ALAMEDA -- Funding sources for most of the approximately $3.3 million needed to build a new public park and sports fields along the Oakland-Alameda Estuary have been identified, the City Council heard Tuesday when it got an update on the project.

Known as Estuary Park, the property on Mosely Avenue just east of the former Alameda Naval Air Station totals eight acres and was once used by the military for athletics.

The plan calls for the future park to be split into two equal sites and developed in two phases.

The west side will have synthetic sports field, while the eastern side will have a community park that will serve future neighborhood residents, including those who will live at Alameda Landing near College of Alameda.

"This is just a great benefit to Alameda," Vice Mayor Marilyn Ezzy Ashcraft said. "I am happy to see this in the (city's) West End, which has not always been well served."

Amy Wooldridge, the executive director of the Alameda Recreation and Park Department, said sources for about $2.5 million for the project have been identified.

The amount includes $400,000 in private donations and $500,000 from Measure WW, which voters in Alameda and Contra Costa counties approved in November 2008 to support the East Bay Regional Park District.

An additional $1 million will come from the city's Housing Authority, Wooldridge said.

City officials hope to gather the approximately $800,000 still outstanding from grants and developer fees, as well as offsetting the balance through pro bono work by contractors, Wooldridge said.


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After that money is secured, city officials will seek bids for the work, she said.

The council took no action Tuesday, when Wooldridge offered an update on the project.

Along with a synthetic baseball diamond for young people with special needs, the western portion of the park will have a lighted synthetic rectangular field for soccer, lacrosse, rugby and football. It will be the city's first lighted synthetic turf field and the city's first regulation-size football field.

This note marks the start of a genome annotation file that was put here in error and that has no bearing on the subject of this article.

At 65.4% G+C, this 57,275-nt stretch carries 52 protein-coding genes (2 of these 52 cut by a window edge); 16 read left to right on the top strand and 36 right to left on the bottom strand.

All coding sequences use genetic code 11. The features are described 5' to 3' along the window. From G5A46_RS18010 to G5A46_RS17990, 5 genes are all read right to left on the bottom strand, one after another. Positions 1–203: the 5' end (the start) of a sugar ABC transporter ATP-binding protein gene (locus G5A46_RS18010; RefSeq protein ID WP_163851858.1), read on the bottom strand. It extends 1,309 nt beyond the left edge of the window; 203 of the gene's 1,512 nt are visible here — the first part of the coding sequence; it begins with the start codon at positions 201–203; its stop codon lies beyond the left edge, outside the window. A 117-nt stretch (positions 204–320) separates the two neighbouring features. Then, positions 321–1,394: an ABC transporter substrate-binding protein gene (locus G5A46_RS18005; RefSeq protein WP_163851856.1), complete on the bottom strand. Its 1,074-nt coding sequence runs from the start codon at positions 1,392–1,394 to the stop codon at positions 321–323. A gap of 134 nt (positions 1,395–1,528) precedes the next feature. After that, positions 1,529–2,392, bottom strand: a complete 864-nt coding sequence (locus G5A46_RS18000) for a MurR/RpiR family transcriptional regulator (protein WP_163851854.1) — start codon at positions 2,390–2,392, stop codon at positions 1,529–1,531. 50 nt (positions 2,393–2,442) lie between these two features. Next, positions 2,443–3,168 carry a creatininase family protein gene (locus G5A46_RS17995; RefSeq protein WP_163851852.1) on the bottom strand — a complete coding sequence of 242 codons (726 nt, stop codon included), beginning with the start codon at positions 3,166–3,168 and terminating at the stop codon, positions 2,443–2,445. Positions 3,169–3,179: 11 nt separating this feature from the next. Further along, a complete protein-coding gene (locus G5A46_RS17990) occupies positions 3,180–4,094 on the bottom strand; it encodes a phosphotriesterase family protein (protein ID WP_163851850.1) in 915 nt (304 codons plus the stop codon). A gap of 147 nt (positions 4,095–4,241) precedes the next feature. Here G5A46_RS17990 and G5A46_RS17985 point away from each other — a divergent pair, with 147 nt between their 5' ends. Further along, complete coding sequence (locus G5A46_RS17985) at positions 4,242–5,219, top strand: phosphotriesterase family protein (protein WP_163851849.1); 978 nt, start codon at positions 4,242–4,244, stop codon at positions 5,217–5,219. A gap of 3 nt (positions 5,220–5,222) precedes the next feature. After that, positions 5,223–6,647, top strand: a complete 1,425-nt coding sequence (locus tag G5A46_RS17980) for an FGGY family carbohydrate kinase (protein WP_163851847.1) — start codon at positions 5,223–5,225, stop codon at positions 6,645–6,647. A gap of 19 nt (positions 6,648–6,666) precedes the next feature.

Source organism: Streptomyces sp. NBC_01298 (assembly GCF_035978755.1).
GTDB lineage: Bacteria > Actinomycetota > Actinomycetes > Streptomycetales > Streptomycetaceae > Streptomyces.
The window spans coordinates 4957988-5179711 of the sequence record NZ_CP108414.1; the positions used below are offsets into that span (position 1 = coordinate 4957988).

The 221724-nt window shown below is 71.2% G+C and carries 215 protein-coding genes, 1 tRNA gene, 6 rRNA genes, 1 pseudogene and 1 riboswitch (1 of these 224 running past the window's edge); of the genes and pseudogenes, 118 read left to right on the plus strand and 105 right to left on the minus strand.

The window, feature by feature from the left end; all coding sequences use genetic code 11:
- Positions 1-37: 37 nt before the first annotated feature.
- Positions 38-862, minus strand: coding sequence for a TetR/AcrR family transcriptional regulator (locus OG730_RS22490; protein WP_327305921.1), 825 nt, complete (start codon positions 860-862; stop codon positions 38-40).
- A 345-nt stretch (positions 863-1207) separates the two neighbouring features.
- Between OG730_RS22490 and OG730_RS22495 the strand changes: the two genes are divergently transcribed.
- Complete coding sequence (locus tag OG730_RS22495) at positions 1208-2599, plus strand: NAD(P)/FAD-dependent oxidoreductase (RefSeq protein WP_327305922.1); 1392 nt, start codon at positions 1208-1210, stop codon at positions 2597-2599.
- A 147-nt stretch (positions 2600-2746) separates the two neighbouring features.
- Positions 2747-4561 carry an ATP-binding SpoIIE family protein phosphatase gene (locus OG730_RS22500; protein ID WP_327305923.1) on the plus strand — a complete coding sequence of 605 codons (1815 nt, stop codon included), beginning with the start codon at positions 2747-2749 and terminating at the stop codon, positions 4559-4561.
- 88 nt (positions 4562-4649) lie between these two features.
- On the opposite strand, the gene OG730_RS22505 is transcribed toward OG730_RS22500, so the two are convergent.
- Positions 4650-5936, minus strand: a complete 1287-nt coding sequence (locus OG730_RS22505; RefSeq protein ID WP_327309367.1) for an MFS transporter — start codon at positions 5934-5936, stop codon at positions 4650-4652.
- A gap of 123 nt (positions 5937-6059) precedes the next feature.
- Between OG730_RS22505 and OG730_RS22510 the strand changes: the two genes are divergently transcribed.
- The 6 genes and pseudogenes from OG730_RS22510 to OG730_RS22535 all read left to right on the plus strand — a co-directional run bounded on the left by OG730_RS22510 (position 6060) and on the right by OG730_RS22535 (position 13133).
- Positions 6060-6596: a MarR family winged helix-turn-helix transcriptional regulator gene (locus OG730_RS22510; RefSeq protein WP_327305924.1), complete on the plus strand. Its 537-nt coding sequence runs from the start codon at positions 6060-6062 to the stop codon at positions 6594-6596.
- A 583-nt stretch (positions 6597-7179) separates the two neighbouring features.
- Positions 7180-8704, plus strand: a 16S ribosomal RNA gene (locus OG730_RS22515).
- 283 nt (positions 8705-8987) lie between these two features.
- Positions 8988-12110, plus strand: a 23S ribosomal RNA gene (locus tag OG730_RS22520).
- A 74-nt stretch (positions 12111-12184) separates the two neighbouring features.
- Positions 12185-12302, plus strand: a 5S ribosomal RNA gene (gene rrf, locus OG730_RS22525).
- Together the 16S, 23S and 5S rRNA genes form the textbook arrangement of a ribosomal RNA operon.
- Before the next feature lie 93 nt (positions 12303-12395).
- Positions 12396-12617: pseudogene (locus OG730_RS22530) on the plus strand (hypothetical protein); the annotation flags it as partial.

The eastern four acres will feature playgrounds for children under age 5 and for those between 5 and 12 years, picnic areas, basketball courts, an open lawn and a dog park.

The synthetic surface of the baseball diamond will make the field playable for young people in wheelchairs and walkers. It will also include striping in the outfield so that it can be used for soccer matches.

The effort to build the diamond comes as the Alameda Little League is kicking off a Challenger baseball league, which is an established national program model for athletes between 4 and 18 years old who face mental and physical challenges.

Ron Matthews of the Alameda Youth Sports Foundation said the local Challenger program is now open for registration. The goal is to have games at Rittler Park next year and at Estuary Park in 2016.

Currently, the city does not have an all-weather lighted field, which local youth sports advocates said puts pressure on them as they compete for space. They have campaigned for additional fields for years, Mayor Marie Gilmore said.

"This really has been a long time coming," Gilmore said. "It goes to show what can be accomplished when people refuse to give up."

Estuary Park is anticipated to annually serve at least 165,000 Alameda youth, parents and residents.

Reach Peter Hegarty at 510-748-1654 or follow him on Twitter.com/Peter_Hegarty.

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